Editor’s Note: Our SoCal writer, Grannygear, has this follow up on his testing of WTB’s new Wolverine 29″er tire.

Post By Grannygear:

I had to take a break from rolling around on the Wolverines when the Specialized Epic Marathon showed up for testing. I wanted to ride it with the stock tires for a while before I made any changes. Once that was pretty much accomplished, I mounted one Wolverine on the front of the Epic with tubes installed in the Roval wheel and paired it up with a Specialized Captain Control 2.2. The other Wolverine I swapped to the front of the Lenz on the Stan’s Flows tubeless with Caffe Latex sealant and matched it with another Captain Control 2.2 tire. I decided to pull the Wolverines from rear use as it seemed a bit overkill there. Climbing and braking traction was excellent as a rear tire but the weight and so-so rolling resistance compared to the Captain Control did not make it my first choice in aft rubber. I am sure that WTB offers a tire for the rear that would be a faster compliment to the Wolverine like the Exiwolf or Nano.


Note: WTB states that the Wolverine is NOT approved for tubeless use and I did this as an experiment. Neither I nor Twentynineinches.com suggests that you attempt to run this tire in any way without tubes installed as per the manufactures’ recommendations. And, in my opinion, that non-blessing from WTB needs to change. After experiencing the superb 2-Bliss tires from Specialized, like the Captain Controls, I have a hard time with any tire that does not come out of the box OK’d for tubeless duty. Personally, I blame the lawyers for this vague area of tubeless-ness as a manufacturers blessing but I could be wrong.

Now, that said, some things had changed since the last time I rode them in that it had rained quite a bit recently. It did not leave things muddy, but it sure laid down the dust and packed down the sand. If you recall in the Out of the Box article, I had found them to be a superb performer in dry/hardpacked conditions. Now that we were in ‘hero dirt’* conditions, I expected the Wolverine to still be a great steering front tire and it was. I have many hours on this as a front tire over a wide range of surfaces and across two bikes. It has fast become my favorite front tire for all around trail riding. I really like the dead neutral steering and the confident feel it gives on turn-in and braking. It holds nicely in sand, off camber surfaces, and has plenty of traction to get out of ruts. I even got it into patches of snow and it did just fine. Mud is not a condition I have tried it in, but looking at it I would expect it to be a marginal mud tire. Those multiple small knobs look a bit dicey for slimy mud.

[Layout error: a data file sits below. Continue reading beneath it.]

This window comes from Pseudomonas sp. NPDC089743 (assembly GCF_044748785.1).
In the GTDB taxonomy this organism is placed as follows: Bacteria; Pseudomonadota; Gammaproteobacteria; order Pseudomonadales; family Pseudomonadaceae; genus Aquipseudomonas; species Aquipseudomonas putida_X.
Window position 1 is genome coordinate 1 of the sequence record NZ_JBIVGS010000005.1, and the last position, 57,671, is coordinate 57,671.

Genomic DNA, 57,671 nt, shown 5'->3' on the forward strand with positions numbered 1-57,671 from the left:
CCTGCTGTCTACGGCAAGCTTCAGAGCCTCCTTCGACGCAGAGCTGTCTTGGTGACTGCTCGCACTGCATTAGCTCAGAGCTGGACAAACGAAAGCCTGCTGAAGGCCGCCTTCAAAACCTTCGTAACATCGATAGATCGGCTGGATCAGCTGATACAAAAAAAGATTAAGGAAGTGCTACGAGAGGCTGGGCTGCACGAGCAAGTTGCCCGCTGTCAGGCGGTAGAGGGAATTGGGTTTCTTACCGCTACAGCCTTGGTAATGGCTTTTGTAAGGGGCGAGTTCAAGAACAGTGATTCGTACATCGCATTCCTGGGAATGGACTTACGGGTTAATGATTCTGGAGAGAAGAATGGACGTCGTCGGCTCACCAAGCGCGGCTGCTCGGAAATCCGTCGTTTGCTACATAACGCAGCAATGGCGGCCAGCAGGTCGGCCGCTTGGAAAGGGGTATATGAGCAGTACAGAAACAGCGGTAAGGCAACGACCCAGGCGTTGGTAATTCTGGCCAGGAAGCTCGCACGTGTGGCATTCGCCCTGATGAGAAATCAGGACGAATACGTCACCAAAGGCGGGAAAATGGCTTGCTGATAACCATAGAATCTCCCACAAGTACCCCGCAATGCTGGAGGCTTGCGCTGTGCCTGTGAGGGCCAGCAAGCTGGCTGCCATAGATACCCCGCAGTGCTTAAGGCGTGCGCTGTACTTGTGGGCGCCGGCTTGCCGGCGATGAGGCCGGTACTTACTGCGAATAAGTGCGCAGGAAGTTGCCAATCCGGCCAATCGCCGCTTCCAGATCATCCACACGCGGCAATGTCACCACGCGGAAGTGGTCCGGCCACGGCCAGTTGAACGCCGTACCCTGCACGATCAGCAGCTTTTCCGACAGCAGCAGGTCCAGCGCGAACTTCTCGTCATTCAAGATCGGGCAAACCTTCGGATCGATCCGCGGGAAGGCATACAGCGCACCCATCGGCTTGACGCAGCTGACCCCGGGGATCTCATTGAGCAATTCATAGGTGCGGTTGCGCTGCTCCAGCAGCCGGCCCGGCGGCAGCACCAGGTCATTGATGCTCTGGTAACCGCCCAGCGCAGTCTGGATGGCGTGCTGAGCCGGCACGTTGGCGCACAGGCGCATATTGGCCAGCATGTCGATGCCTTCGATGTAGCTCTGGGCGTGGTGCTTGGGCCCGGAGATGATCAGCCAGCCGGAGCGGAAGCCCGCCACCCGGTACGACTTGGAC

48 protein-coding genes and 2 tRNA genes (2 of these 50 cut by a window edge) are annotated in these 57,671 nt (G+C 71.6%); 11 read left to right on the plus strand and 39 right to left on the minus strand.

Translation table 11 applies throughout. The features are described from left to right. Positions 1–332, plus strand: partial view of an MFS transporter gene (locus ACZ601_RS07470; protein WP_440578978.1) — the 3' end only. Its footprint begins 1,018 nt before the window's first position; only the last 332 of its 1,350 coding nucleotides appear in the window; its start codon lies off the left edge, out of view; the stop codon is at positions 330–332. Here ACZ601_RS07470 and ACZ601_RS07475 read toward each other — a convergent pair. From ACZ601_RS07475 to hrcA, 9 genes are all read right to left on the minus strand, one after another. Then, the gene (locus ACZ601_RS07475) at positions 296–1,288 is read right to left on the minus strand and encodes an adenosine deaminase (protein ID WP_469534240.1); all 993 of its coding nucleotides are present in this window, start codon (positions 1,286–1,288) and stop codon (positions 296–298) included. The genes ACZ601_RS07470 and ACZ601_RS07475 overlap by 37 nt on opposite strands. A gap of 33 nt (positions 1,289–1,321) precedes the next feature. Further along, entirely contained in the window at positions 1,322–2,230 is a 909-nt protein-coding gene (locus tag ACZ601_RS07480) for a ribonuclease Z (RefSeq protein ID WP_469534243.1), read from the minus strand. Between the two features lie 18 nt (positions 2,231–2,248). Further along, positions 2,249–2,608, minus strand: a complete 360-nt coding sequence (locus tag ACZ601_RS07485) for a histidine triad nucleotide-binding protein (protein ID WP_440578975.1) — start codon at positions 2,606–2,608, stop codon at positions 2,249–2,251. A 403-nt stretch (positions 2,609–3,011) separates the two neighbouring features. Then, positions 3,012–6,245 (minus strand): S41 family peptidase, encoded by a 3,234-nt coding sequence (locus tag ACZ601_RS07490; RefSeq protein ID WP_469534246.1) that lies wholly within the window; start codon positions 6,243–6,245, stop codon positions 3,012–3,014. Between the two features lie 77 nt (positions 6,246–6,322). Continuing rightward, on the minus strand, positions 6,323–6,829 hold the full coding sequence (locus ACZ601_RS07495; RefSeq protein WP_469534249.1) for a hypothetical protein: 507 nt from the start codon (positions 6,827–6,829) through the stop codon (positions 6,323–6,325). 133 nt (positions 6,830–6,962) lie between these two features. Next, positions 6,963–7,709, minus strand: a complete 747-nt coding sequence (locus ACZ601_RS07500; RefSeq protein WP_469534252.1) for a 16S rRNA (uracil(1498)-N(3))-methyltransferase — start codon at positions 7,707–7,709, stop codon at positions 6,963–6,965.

It mounted up easily tubeless on the Flows and has held air with no leaks at all. The size has been very true to the specs: 2.18” wide on the Rovals and 2.2” wide on the Flows when measuring the casing width.

They make a really cool sound when spun up on pavement and very hard dirt. It is a high pitched growl that is unlike any other tire I have ridden. Not that this matters, but there ya go. What does matter is the weight issue. Remember that they had been coming in a bit portly at 850 grams each and that WTB was looking into the reason why. That is still in the process of investigation as far as I know. So is it a big deal if they never get any lighter? Not too much as far as I am concerned. I like it so much as a front tire that I would run it anyway; it really is that good. So weight weenies need not apply but I would imagine that extra weight has to be in the casing of the tire, and, if so, should make for a durable tire in desert and harsh conditions, an environment where the Wolverine should be a solid performer.

The Wolverine remains on my front rims and is likely to stay there for the duration or at least until the next tire plays ‘King of the Hill’ and knocks it out of contention. One thing is for sure – From the original Nanoraptor to the Dissent and now the Wolverine, WTB continues to develop tire options for 29er riders that make it easier and easier to enjoy the ride, wherever that may take you.

Note: The reviewed products were provided to Twenty Nine Inches at no charge for review. I was not paid or bribed for this review. I will give/gave my honest opinion or thoughts through out.

*”hero dirt“: A SoCal expression to describe a trail condition where the dirt is so tacky and “perfect” that any tire you use will make you look like a hero.